The federal government recently announced two programs that will help people with the cost of at-home COVID-19 test kits. One program allows Americans to request up to four free tests from the federal government. The second allows people to be reimbursed for the cost of over-the-counter COVID tests by their insurers (up to $12 per test).
Free Tests from the Government
The first program is available to everyone, whether or not they have health insurance. As explained in a recent White House press release, “the Biden Administration is purchasing one billion at-home, rapid COVID-19 tests to give to Americans for free. A half-billion tests will be available for order on January 19th and will be mailed directly to American households.” There will also be “a call line to help those unable to access the website to place orders.”
The administration is working with the postal service to deliver the tests: “All orders in the continental United States will be sent through First Class Package Service, with shipments to Alaska, Hawaii, and the U.S. Territories and APO/FPO/DPO addresses sent through Priority Mail.”
The free tests can be ordered at covidtests.gov and “will typically ship within 7-12 days of ordering” according to NBC 5 Chicago. Initially, there will be a limit of “four rapid tests per residential address, no matter the number of occupants.”
OTC Tests Paid by Insurance
The second program was effective January 15 and allows “individuals with private health insurance coverage or covered by a group health plan” to purchase an over-the-counter COVID-19 diagnostic test and “have those test costs covered by their plan or insurance,” according to guidance released by the Biden Administration.
The new rule requires insurance companies and health plans “to cover 8 free over-the-counter at-home tests per covered individual per month. That means a family of four, all on the same plan, would be able to get up to 32 of these tests covered by their health plan per month.”
For individuals whose health care provider orders the tests due to underlying medical conditions, there is no limit to the number of tests.
Unfortunately, as the New York Times explains, not all insurers are ready for the new program. Because over-the-counter, at-home tests “do not currently have the type of billing codes that insurers use to process claims,” the rollout could be messy, and “it will probably take weeks to fully set up the system the White House envisions.” In the short-term, people may have to pay out of pocket and then file a claim to get reimbursed, just like in the old days. And—yes—they will probably ask their insurance agents for help filing these claims the old-fashioned way.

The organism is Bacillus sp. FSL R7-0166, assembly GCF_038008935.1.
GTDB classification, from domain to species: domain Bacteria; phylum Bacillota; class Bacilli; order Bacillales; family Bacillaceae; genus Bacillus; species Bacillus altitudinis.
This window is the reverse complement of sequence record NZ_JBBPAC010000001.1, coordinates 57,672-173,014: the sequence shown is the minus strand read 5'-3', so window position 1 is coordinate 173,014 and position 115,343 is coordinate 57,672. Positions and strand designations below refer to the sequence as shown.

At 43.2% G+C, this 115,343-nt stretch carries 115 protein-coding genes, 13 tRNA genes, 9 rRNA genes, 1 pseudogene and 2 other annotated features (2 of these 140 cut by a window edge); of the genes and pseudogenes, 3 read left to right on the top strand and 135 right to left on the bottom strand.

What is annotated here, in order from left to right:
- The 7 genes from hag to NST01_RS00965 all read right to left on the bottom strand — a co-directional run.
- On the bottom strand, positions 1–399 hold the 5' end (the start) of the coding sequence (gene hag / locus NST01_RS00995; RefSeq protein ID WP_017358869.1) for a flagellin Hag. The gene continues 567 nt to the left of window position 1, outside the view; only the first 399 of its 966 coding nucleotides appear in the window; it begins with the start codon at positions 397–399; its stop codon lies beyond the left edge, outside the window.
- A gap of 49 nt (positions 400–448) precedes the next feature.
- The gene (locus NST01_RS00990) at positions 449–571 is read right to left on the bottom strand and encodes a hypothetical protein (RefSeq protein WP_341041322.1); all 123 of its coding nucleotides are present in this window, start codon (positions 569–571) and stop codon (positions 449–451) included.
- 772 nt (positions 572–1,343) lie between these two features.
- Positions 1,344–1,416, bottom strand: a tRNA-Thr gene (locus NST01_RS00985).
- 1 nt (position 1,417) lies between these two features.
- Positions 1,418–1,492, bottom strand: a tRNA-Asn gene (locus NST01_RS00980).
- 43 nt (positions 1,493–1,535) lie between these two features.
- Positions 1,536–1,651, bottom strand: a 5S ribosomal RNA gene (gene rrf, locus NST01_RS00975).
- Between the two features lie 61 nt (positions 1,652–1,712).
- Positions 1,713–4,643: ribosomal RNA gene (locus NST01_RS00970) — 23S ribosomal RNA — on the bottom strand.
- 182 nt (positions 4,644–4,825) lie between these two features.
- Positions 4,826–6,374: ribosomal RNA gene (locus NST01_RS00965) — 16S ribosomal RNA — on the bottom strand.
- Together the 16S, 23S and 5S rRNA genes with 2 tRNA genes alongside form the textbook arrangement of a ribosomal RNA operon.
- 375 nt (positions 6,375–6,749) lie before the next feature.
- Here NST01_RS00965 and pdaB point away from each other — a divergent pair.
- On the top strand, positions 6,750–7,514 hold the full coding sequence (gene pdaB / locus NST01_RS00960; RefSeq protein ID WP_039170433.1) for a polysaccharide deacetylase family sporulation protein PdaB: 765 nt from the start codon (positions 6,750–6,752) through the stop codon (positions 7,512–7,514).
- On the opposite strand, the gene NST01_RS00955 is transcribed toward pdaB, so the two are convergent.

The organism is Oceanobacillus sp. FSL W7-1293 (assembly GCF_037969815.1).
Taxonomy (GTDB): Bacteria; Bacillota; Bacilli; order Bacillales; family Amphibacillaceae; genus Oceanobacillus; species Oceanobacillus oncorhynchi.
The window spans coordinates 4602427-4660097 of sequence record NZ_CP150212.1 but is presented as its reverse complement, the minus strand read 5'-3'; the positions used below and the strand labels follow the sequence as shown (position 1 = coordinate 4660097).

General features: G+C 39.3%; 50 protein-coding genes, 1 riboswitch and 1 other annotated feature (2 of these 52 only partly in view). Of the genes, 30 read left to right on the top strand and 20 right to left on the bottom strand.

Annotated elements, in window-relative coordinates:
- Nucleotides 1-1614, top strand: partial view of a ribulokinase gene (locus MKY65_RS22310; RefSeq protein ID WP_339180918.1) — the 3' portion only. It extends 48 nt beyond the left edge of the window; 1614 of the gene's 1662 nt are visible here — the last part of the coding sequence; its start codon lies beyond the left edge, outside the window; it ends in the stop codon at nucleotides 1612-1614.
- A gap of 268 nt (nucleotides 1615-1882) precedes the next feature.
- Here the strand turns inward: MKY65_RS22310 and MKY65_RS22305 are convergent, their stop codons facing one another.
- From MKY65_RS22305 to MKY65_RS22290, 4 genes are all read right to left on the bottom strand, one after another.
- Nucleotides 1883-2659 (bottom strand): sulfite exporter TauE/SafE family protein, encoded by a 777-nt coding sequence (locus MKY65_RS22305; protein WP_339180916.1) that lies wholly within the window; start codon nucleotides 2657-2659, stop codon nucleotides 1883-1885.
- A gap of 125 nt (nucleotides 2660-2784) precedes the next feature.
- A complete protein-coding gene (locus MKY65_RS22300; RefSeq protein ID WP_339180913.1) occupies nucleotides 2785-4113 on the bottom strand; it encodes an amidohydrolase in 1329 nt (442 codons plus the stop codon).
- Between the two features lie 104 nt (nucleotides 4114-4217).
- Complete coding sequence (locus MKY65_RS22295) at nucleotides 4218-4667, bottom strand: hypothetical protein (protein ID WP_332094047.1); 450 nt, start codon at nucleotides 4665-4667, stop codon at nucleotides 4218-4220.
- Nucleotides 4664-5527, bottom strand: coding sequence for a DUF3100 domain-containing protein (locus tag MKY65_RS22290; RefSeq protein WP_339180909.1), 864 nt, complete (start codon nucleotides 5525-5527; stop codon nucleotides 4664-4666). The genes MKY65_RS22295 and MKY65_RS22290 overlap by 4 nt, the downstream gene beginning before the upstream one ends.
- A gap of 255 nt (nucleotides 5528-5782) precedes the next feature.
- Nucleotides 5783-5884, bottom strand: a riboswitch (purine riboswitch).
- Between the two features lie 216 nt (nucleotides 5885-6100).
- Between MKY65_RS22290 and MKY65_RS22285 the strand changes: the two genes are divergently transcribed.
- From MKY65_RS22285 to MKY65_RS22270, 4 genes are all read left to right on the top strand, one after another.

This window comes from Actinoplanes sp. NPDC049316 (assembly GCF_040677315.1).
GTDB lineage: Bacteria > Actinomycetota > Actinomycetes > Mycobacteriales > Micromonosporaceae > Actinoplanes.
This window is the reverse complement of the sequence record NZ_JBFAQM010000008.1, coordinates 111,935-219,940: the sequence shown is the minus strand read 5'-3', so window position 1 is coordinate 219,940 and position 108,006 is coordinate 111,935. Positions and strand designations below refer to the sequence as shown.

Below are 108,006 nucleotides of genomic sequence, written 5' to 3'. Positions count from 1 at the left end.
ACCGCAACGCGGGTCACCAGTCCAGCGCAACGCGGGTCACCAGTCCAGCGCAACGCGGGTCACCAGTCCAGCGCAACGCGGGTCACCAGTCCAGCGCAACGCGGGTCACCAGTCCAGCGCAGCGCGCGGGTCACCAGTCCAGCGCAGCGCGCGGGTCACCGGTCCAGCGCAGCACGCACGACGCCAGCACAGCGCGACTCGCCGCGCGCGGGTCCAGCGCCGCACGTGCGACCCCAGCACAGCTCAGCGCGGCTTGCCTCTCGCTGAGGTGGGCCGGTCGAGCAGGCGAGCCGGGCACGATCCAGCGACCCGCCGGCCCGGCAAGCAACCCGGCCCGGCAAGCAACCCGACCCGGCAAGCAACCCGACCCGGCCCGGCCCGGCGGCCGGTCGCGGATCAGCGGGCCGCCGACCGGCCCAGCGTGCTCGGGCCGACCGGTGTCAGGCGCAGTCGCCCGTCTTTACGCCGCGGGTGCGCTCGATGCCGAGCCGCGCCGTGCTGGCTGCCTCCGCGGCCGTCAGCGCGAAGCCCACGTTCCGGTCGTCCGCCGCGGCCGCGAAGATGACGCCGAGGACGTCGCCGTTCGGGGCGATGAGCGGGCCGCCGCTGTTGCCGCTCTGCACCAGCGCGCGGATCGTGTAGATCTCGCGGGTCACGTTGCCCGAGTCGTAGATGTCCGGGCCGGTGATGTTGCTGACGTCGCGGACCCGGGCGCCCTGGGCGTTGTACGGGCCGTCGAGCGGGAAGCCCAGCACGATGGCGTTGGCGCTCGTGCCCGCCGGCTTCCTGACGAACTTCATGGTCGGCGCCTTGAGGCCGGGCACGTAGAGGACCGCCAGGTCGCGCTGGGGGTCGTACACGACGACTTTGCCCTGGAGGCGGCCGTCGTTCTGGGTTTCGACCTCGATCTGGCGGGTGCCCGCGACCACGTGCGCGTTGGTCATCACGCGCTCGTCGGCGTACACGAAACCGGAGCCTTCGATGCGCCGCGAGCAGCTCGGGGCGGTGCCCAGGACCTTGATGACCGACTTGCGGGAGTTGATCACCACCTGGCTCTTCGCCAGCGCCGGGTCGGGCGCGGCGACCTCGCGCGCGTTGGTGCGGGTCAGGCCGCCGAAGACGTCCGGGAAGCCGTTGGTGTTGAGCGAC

It is possible that insurance companies will work with one or two preferred pharmacies initially that will not require members to file a claim, and over time they will add others to the list. Carriers do not want to process claims manually any more than consumers want to file them, so they are working quickly to figure this out.
The second problem, as Larry Levitt with the Kaiser Family Foundation points out on Twitter, is that over-the-counter tests are not readily available in most areas.
Starting Saturday, insurers will be required to pay for 8 at-home COVID tests per person each month.— Larry Levitt (@larry_levitt) January 14, 2022
Do not expect to walk into a pharmacy, flash your insurance card, and walk out with a box of tests.
If you can find a test, save the receipt to submit to the insurance company.
Due to the recent surge in COVID cases, at-home tests are difficult to find. For many consumers, availability is a much bigger issue than cost.
What to Tell Your Clients
While most people don’t have a lot of sympathy for either insurance companies or the government, the best advice might be for them to just be patient with both right now. Yes, individuals can request free tests from the government, but we don’t yet know how smoothly that program will work. And yes, they can have their over-the-counter tests paid for by their health plan, but there’s still a supply problem in some areas. Plus, in many cases they will have to pay up front, hang on to the receipts, and then file a claim to get reimbursed. So, while this will undoubtedly be a great benefit for some people, others may decide that it’s more trouble than it’s worth.